Jacques Lacan continues to be subject to the most extravagant interpretations, some of them idolizing, some demonizing. To recall Lacan’s career, now the heroic age of psychoanalysis is over, is to remember an intellectual and literary adventure that occupies a founding place in our modernity. For, if Lacan went against the current of many of the hopes aroused by 1968, he embraced their paradoxes, so that his language games and wordplay resonate today as so many injunctions to reinstate society in the face of a degraded individualism. Widely recognized as one of the leading authorities on Lacan, Elisabeth Roudinesco here undertakes to revisit Lacan’s life and work: what it was—and what it remains.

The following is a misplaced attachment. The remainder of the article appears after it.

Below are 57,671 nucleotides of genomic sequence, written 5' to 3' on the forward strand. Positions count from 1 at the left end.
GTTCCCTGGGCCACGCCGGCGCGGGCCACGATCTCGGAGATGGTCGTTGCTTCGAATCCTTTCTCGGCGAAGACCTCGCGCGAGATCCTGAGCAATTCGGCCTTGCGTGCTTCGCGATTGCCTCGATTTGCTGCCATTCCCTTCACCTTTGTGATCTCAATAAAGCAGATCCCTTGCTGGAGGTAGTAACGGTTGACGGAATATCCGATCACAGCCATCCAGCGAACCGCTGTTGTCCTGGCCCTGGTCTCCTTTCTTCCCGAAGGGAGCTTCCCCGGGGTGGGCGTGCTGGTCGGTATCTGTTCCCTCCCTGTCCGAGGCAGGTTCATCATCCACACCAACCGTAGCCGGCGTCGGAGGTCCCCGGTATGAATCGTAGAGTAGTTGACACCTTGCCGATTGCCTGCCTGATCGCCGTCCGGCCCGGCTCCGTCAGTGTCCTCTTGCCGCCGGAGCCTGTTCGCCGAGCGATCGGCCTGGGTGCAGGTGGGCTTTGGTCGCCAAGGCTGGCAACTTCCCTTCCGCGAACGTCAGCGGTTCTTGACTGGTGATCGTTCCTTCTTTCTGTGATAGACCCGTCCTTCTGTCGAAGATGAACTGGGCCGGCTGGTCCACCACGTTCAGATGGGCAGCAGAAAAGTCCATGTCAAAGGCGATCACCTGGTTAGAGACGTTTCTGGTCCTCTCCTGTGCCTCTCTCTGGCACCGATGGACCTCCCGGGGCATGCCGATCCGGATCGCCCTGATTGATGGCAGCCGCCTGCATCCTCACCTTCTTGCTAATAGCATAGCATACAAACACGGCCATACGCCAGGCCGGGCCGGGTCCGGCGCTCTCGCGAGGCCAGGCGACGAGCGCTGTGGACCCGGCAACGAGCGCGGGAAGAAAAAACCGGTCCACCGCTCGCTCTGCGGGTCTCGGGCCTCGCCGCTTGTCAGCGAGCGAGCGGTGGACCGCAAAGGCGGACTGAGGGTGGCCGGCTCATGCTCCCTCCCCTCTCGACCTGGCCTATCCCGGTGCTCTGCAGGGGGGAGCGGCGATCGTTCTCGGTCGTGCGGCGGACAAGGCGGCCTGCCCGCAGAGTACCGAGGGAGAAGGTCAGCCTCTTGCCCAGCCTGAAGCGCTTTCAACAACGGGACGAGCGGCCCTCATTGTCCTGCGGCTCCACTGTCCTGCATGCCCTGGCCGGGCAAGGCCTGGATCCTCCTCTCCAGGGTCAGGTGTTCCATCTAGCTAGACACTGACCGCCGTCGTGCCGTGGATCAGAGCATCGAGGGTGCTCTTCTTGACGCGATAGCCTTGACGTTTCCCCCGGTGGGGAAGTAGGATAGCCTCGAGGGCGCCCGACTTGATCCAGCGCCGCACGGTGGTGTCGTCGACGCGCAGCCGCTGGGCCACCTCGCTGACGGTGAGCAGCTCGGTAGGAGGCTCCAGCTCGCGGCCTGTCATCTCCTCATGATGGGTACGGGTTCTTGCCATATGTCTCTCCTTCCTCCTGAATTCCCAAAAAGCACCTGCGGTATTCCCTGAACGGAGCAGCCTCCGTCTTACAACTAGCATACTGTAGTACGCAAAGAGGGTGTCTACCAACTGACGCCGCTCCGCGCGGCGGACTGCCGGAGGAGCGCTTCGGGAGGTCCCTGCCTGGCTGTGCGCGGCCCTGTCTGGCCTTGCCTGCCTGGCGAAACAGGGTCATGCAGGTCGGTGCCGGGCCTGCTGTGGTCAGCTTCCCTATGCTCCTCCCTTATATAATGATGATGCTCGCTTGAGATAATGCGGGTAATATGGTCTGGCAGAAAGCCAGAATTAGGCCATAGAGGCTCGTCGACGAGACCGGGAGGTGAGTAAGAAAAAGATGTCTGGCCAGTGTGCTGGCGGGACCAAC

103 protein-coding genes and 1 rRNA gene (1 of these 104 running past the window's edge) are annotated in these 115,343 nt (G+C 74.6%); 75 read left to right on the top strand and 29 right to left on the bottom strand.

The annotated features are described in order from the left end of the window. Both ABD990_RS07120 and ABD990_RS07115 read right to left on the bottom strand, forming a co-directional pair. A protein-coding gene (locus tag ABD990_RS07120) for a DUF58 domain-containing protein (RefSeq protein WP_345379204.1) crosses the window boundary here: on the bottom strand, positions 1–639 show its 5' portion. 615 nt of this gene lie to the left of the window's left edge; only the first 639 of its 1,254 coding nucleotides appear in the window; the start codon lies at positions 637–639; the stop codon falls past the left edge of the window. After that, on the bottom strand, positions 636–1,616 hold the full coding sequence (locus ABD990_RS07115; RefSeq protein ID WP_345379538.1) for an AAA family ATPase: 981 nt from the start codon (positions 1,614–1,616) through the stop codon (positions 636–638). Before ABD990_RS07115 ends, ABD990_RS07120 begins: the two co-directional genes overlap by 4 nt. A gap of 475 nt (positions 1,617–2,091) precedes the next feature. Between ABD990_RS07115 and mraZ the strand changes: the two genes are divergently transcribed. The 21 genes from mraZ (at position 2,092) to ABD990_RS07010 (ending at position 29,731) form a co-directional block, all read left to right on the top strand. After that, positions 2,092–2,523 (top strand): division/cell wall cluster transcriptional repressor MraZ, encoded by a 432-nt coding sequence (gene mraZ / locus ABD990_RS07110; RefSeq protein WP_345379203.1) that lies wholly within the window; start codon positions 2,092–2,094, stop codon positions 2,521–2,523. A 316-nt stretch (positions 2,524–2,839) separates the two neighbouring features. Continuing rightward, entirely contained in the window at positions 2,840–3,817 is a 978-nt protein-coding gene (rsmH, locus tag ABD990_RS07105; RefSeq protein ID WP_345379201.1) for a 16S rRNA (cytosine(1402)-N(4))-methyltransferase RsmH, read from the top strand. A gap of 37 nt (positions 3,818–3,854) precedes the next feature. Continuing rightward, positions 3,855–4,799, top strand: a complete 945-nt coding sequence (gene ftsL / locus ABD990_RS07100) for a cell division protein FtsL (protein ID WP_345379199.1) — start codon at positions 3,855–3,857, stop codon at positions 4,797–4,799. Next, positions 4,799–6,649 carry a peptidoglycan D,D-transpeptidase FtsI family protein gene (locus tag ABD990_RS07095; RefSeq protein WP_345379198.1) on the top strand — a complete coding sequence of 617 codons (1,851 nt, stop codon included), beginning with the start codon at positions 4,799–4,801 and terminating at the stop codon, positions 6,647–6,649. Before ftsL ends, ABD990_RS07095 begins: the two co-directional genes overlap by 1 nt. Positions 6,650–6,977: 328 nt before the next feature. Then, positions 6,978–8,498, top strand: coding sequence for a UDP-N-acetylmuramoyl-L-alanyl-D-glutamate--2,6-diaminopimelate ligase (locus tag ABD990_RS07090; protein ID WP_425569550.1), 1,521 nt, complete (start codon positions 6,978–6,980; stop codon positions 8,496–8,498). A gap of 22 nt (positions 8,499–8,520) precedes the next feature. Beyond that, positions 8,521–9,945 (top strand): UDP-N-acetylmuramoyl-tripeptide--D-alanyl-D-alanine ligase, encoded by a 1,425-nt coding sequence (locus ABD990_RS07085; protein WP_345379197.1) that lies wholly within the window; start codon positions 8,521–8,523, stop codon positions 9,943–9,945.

Praise for Jacques Lacan: An Outline of a Life and History of a System of Thought
"An extraordinary book about the most flamboyant French neo-Freudian of the twentieth century."—The Times
"Elisabeth Roudinesco takes us on a fascinating journey … fascinating like Lacan himself."—Michael Kajman, Le Monde
"She acknowledges Lacan's personal absurdity and literary extravagance while simultaneously showing why and how he matters. Ms. Roudinesco captures the freshness of the intellectual world in which Lacan's developing notions were concocted" New York Times
About the Author:
Elisabeth Roudinesco teaches at the École des Hautes Études en Sciences Sociales in Paris. She is the author of many books, including Jacques Lacan & Co.: A History of Psychoanalysis in France, 1925–1985 and Madness and Revolution: The Lives and Legends of Theroigne de Mericourt.